weather information at the passenger's destination.
"One of the advantages of wearable technologies
is that they can provide context-specific information
that doesn't have to be explicitly "pulled" by the user.
This means many of the tasks we might use tablets or
smartphones for today, can be simplified by wearable
devices," says O'Sullivan, pointing for example to the
use of wearable technology in the fitness world to
display real-time statistics as you exercise.
But as with any new technology there are also
issues that need addressing. Top of the list is the
fact that wearable technology needs to be more
robust and less expensive, says O'Sullivan. In
addition, in some cases battery life -- which can be
as little as 30 minutes -- and camera quality -- which
currently requires near perfect light conditions --
need to be improved, while cameras also come with
privacy issues. Wearable technology also requires
reliable wireless connectivity across the airport.
Virgin's Graham says in terms of reliability, the
watches were better as battery life wasn't an issue
and connectivity -- Bluetooth via a 3G smartphone --
worked well. Battery life on the Google Glass "wasn't
great" if used regularly for long periods of time and
there were some problems charging the device, he
says. "In addition, connectivity via Bluetooth/3G
was a bit hit and miss, but switching to a WIFi/4G
connection was much more reliable. Overall though,
the devices, applications and data feeds all worked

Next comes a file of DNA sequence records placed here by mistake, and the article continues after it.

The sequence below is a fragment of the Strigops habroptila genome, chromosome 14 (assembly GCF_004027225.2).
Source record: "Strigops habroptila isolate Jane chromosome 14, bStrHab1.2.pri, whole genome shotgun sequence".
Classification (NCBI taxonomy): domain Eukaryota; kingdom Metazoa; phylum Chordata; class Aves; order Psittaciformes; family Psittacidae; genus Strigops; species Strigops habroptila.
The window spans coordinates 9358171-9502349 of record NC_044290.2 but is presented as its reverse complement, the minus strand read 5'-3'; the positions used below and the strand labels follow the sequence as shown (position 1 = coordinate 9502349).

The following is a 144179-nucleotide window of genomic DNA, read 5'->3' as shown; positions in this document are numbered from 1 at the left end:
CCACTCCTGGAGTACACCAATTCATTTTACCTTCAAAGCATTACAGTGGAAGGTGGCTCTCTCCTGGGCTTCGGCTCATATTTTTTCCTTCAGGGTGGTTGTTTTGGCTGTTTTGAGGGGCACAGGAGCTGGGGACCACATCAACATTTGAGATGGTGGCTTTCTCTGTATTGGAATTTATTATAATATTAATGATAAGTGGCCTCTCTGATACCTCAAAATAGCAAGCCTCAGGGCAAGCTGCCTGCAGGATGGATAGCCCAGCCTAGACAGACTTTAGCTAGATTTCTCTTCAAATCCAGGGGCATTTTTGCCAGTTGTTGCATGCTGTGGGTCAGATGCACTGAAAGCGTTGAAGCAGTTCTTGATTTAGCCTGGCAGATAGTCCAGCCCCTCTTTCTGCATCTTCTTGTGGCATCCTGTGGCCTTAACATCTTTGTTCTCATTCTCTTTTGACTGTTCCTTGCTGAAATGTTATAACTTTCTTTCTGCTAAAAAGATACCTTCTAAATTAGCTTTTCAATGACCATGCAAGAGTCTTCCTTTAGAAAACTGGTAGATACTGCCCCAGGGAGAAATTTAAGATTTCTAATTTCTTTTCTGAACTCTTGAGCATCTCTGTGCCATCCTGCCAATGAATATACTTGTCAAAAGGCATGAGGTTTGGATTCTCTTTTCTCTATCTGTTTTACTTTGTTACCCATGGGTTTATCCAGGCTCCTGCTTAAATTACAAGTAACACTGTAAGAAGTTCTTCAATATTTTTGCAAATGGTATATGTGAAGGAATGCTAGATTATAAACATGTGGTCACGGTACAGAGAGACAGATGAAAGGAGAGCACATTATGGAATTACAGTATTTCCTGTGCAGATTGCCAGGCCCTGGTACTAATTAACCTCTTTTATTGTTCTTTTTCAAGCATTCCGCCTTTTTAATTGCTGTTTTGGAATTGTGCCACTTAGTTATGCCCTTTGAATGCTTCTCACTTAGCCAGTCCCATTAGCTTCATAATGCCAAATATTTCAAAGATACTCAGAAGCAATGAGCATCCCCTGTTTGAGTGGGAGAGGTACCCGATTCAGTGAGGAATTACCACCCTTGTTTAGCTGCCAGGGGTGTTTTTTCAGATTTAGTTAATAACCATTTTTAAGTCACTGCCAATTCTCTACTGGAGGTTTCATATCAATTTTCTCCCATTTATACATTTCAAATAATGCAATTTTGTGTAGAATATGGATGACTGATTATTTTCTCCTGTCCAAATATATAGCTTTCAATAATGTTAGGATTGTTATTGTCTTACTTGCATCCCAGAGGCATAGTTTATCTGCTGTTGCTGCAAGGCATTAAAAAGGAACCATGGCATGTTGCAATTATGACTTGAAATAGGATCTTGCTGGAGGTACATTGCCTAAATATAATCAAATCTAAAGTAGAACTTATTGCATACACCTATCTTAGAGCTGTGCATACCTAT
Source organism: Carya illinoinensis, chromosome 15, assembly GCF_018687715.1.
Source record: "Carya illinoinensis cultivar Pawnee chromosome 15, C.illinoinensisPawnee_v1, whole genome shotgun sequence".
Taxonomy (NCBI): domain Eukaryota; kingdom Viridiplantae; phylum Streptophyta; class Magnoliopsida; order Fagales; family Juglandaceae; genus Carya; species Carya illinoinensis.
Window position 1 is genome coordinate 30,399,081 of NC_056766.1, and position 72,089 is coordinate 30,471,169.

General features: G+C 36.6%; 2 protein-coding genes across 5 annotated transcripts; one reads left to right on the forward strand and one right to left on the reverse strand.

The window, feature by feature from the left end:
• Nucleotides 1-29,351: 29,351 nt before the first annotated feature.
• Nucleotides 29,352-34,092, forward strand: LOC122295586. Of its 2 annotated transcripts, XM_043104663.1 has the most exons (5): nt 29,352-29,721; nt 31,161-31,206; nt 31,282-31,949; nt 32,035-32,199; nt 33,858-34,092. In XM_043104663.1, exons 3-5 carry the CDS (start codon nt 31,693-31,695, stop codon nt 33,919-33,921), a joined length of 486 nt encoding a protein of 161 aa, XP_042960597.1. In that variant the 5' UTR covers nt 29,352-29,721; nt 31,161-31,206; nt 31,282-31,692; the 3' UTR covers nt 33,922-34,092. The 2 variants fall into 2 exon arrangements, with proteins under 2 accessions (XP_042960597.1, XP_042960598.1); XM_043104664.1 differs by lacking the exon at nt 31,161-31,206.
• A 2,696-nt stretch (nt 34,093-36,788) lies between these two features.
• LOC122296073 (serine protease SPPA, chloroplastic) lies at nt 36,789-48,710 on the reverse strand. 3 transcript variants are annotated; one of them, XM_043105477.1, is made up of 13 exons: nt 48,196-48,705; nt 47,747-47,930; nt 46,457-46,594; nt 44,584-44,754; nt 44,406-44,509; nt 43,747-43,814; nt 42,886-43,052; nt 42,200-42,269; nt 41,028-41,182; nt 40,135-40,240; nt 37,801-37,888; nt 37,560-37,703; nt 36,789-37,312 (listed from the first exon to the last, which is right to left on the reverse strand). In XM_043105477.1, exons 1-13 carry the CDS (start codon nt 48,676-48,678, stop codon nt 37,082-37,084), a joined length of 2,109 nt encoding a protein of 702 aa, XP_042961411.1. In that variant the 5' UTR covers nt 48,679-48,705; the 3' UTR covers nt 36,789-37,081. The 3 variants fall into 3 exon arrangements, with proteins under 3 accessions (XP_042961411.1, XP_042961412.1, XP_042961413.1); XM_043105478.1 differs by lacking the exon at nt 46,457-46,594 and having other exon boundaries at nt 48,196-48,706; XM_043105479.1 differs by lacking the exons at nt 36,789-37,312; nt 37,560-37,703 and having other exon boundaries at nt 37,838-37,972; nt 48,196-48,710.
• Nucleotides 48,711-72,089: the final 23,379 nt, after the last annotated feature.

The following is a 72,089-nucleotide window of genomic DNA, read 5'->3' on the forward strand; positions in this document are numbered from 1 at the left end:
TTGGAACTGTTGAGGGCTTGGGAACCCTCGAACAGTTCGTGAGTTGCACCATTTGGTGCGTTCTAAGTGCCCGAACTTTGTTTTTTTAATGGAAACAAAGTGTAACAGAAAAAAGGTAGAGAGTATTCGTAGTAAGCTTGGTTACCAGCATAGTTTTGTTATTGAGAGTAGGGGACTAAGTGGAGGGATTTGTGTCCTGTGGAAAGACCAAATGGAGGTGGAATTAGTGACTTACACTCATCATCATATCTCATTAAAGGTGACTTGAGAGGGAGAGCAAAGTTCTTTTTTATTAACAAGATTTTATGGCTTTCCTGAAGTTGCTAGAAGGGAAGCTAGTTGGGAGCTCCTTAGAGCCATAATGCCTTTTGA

very well and met the requirements of the trial,"
Despite challenges, the technology offers
promise for the aviation industry and is expected to
improve, just as smartphone technology has. "The
technology is constantly evolving and we do see a
role for it in the air transport industry of the future,"
Following its trial, Virgin Atlantic is evaluating
the business case for wearable technology. "We
are currently working on plans for what a full-scale
rollout and integration of this technology would look
like, but haven't made any firm plans at this stage,"
Virgin believes wearable technology could play a
vital role within an airline to get relevant information to
passengers and employees at the point it is required.
"Some technology, such as Google Glass, is still in
its infancy but is already showing great potential.
Other technology, such as watches, are perhaps
more ready for enterprise use," says Graham.
"However, the big issues will be around reliable
connectivity and centrally managing these devises
as they cannot currently be secured sufficiently for
wide-scale enterprise deployment," he adds.
The airline isn't alone, with "a number of
airlines trialling the technology and looking at the
business case for wearable technology in areas
such as customer service, passenger check-in
and boarding, and maintenance", says O'Sullivan,
"They felt that it helped them maintain
eye contact with passengers, reduced the
amount of paperwork and increased their
productivity. They also felt empowered by
the information available to them."
Innovation Manager, Virgin Atlantic
There was initial concern from some
concierge staff about how they would
look using wearable technology.